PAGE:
“If I’m an impartial juror and one side is doing a great job and the other side is doing a terrible job on the issue at hand, as an impartial juror I’m going to vote for the side that did a good job.”

The impeachment trial offered a rare opportunity to observe all 100 senators — a large bulk of whose job involves glad-handing and giving speeches to constituents — sitting silently for an extended period of time.

Senator Marco Rubio of Florida took notes throughout the day with a quill pen, perhaps the same one he used during Mr Trump’s first impeachment trial last year.

Senator John Thune of South Dakota, now a veteran of the impeachment process, took comfort to a new level by supporting his neck with a wraparound pillow usually reserved for uncomfortable catnaps on airplanes.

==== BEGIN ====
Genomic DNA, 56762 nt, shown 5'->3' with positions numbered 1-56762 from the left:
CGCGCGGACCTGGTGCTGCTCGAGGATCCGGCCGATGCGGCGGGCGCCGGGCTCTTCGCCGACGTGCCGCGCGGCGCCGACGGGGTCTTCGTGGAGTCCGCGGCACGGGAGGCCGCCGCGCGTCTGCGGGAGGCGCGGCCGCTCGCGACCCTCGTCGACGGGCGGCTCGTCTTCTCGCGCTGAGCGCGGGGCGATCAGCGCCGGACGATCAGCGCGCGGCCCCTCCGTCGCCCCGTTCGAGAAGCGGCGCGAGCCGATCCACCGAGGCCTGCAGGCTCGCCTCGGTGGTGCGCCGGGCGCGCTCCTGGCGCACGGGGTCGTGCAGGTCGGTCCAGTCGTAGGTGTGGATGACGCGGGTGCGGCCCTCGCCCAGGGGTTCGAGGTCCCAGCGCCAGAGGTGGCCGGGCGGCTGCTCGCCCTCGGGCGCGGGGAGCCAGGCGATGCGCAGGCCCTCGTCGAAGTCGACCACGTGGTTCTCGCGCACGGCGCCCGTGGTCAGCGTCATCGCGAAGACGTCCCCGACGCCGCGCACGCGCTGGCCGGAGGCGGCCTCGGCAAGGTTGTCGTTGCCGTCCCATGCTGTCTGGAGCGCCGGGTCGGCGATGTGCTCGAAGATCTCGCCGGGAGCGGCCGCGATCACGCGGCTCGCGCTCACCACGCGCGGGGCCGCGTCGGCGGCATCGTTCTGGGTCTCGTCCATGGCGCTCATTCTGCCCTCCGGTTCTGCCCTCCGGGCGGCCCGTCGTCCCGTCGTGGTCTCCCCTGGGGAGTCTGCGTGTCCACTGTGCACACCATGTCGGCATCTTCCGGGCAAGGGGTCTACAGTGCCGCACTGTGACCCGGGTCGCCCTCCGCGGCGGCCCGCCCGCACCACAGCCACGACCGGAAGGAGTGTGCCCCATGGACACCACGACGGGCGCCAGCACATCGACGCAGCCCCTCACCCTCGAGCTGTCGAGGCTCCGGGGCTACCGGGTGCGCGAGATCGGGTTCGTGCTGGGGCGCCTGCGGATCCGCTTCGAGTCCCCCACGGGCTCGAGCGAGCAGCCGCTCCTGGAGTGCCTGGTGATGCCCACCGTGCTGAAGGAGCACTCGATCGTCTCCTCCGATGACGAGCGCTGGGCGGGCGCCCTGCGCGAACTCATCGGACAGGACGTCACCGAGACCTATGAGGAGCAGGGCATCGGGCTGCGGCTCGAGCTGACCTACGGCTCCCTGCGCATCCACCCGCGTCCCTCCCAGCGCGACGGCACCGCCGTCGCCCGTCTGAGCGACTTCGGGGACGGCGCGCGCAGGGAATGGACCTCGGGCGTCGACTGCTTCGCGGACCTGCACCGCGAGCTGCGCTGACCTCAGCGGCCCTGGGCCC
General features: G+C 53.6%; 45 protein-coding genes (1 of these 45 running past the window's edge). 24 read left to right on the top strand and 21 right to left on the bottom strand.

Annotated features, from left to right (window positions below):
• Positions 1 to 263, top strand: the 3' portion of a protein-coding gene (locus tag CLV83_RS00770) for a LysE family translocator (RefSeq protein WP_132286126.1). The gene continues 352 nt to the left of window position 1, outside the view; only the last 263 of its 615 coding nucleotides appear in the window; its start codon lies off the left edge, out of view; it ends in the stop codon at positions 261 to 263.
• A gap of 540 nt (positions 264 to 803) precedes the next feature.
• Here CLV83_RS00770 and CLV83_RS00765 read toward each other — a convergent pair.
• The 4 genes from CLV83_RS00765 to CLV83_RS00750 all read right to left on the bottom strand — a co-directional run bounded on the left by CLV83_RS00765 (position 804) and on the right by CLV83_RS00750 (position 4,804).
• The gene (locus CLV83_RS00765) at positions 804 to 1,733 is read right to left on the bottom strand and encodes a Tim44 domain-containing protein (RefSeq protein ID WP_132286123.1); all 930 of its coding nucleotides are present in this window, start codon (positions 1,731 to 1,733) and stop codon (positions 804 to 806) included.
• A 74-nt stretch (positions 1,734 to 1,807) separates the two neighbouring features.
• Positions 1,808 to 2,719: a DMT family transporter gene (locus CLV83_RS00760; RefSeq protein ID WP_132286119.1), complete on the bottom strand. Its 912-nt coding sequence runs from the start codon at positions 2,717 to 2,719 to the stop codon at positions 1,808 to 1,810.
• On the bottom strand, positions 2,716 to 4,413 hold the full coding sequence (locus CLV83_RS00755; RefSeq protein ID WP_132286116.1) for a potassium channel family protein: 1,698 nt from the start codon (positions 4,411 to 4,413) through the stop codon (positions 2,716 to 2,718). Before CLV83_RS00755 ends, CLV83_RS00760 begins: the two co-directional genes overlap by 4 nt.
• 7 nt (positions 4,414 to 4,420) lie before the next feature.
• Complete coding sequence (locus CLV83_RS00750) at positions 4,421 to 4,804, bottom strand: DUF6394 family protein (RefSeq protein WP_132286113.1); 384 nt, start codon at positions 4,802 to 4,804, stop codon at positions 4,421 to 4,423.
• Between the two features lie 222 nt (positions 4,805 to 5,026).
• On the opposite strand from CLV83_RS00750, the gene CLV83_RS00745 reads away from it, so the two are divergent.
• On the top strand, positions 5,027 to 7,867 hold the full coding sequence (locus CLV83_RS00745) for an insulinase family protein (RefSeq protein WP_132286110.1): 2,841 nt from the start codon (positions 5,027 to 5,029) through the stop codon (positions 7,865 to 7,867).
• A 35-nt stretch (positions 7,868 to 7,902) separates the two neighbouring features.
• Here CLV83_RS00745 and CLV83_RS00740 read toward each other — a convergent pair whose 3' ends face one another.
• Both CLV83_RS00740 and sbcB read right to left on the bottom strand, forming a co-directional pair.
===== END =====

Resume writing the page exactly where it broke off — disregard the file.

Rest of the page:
At the last impeachment, journalists spilled undue digital ink on the frenzied back-and-forth of the young Senate pages shuffling in and out of the chamber at the behest of senators, fetching pens and constantly re-filling their glasses of water.

This time, senators sipped from their own water bottles, another reminder the country is suffering through an unprecedented pandemic.

A few restless lawmakers periodically leafed through books and newspapers.

Florida GOP Senator Rick Scott’s book of choice: a volume on Vicksburg, the city in Mississippi where Union General Ulysses S Grant scored a stunning victory that helped turn the tide against the Confederate Army.

Mr Raskin and the eight other impeachment managers will kick off 16 hours of prosecution on Wednesday at noon, a presentation that will carry over into Wednesday.

Mr Trump’s team will present its argument beginning on Friday. The ex-president’s lawyers will also have 16 hours.